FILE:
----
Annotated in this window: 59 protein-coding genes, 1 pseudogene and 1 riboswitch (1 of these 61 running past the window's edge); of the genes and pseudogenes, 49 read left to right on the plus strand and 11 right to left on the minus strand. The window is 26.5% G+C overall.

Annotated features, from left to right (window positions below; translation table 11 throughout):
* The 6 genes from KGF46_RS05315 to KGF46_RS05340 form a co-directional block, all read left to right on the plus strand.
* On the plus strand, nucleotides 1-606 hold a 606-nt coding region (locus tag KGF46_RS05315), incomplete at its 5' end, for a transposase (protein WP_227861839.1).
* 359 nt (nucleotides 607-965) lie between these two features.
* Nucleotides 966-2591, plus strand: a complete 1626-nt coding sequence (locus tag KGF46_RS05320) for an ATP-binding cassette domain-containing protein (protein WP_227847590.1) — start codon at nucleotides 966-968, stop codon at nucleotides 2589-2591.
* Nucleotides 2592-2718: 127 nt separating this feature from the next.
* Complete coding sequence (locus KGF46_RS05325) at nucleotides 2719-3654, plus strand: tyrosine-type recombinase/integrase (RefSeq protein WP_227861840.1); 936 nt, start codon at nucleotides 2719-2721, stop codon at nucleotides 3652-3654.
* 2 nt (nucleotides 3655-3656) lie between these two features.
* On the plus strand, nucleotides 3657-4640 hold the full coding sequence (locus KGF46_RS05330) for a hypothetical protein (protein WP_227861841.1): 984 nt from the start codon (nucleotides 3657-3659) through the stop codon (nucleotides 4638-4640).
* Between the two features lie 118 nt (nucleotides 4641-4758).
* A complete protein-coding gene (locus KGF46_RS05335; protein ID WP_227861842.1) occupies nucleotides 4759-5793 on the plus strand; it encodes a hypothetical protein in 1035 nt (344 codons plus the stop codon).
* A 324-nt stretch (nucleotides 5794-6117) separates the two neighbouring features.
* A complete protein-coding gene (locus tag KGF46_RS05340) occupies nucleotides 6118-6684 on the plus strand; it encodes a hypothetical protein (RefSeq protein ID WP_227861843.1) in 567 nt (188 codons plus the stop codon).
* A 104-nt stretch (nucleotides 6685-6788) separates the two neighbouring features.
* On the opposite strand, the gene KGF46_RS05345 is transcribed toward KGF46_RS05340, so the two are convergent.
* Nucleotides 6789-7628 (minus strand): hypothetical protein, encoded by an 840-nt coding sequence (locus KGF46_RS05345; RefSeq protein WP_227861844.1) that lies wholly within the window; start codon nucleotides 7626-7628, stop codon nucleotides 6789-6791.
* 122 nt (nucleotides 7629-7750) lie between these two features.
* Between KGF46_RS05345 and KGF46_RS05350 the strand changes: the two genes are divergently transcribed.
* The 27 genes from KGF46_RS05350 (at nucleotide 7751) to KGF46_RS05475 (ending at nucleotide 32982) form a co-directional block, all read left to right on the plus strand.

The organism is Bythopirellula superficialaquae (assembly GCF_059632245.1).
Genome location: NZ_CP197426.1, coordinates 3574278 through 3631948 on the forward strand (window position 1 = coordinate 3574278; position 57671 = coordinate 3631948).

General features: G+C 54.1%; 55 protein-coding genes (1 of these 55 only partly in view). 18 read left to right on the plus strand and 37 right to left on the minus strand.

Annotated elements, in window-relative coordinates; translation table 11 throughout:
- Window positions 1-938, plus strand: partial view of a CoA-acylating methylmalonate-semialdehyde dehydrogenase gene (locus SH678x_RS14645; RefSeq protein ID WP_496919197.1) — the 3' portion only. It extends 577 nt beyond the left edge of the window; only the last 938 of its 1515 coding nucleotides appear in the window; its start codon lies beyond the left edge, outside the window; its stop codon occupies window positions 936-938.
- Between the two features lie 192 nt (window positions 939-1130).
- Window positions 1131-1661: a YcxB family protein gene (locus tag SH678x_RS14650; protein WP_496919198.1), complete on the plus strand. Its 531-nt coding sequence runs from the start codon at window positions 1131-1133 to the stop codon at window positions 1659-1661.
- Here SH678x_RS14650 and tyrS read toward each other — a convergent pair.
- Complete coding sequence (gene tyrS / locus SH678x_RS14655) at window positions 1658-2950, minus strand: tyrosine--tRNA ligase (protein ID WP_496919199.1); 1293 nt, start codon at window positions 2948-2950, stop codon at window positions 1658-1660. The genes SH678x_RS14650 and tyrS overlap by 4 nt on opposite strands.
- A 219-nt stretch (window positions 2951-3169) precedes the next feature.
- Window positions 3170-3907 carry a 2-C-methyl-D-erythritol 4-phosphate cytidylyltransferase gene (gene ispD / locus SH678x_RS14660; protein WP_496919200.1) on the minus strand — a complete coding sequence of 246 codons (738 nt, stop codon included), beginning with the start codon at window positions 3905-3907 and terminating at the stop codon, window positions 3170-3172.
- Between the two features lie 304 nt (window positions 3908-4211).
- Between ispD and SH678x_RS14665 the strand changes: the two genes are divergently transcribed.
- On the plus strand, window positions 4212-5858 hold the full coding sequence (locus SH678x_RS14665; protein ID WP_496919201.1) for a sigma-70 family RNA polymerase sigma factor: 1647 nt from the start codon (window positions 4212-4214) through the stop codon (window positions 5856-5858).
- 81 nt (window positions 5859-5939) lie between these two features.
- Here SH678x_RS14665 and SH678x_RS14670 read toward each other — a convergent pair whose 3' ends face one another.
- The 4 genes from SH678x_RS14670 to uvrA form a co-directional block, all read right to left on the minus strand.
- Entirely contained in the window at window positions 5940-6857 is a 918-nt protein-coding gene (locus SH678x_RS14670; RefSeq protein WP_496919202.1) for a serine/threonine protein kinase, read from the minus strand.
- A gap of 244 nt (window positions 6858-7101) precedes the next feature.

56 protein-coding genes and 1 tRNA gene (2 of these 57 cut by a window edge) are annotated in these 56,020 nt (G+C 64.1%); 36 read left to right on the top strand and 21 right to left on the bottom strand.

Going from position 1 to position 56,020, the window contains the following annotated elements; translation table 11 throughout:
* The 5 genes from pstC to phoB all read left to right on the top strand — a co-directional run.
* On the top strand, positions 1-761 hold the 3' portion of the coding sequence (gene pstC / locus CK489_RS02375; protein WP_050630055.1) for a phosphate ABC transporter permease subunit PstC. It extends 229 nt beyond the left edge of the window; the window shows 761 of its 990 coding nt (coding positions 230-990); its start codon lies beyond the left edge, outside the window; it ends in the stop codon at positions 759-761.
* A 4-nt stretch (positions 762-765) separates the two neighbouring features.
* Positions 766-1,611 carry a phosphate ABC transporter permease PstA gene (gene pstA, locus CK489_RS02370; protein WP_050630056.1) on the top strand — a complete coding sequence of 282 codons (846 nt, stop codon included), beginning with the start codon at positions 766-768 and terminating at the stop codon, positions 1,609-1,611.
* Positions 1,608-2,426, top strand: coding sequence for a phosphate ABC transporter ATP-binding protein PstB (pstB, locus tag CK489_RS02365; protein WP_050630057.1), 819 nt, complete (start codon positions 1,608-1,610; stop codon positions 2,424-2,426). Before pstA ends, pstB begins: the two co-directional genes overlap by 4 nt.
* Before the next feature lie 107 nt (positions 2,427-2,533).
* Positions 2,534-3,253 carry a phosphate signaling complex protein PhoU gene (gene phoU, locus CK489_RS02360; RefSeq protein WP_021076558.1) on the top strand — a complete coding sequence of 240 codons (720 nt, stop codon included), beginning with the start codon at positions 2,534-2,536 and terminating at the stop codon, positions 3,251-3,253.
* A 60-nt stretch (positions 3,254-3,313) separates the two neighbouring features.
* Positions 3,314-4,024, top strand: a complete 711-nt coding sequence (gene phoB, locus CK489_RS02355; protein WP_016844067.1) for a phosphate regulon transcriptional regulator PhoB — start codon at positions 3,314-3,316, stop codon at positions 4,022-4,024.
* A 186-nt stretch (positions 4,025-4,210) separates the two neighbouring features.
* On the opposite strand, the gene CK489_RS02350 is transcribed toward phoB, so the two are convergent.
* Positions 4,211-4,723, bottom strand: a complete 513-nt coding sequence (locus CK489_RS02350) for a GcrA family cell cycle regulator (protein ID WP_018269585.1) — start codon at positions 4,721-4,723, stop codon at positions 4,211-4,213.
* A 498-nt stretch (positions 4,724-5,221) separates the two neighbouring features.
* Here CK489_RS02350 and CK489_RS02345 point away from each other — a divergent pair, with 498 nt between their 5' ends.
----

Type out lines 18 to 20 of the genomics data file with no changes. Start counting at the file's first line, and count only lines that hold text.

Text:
* 122 nt (nucleotides 7629-7750) lie between these two features.
* Between KGF46_RS05345 and KGF46_RS05350 the strand changes: the two genes are divergently transcribed.
* The 27 genes from KGF46_RS05350 (at nucleotide 7751) to KGF46_RS05475 (ending at nucleotide 32982) form a co-directional block, all read left to right on the plus strand.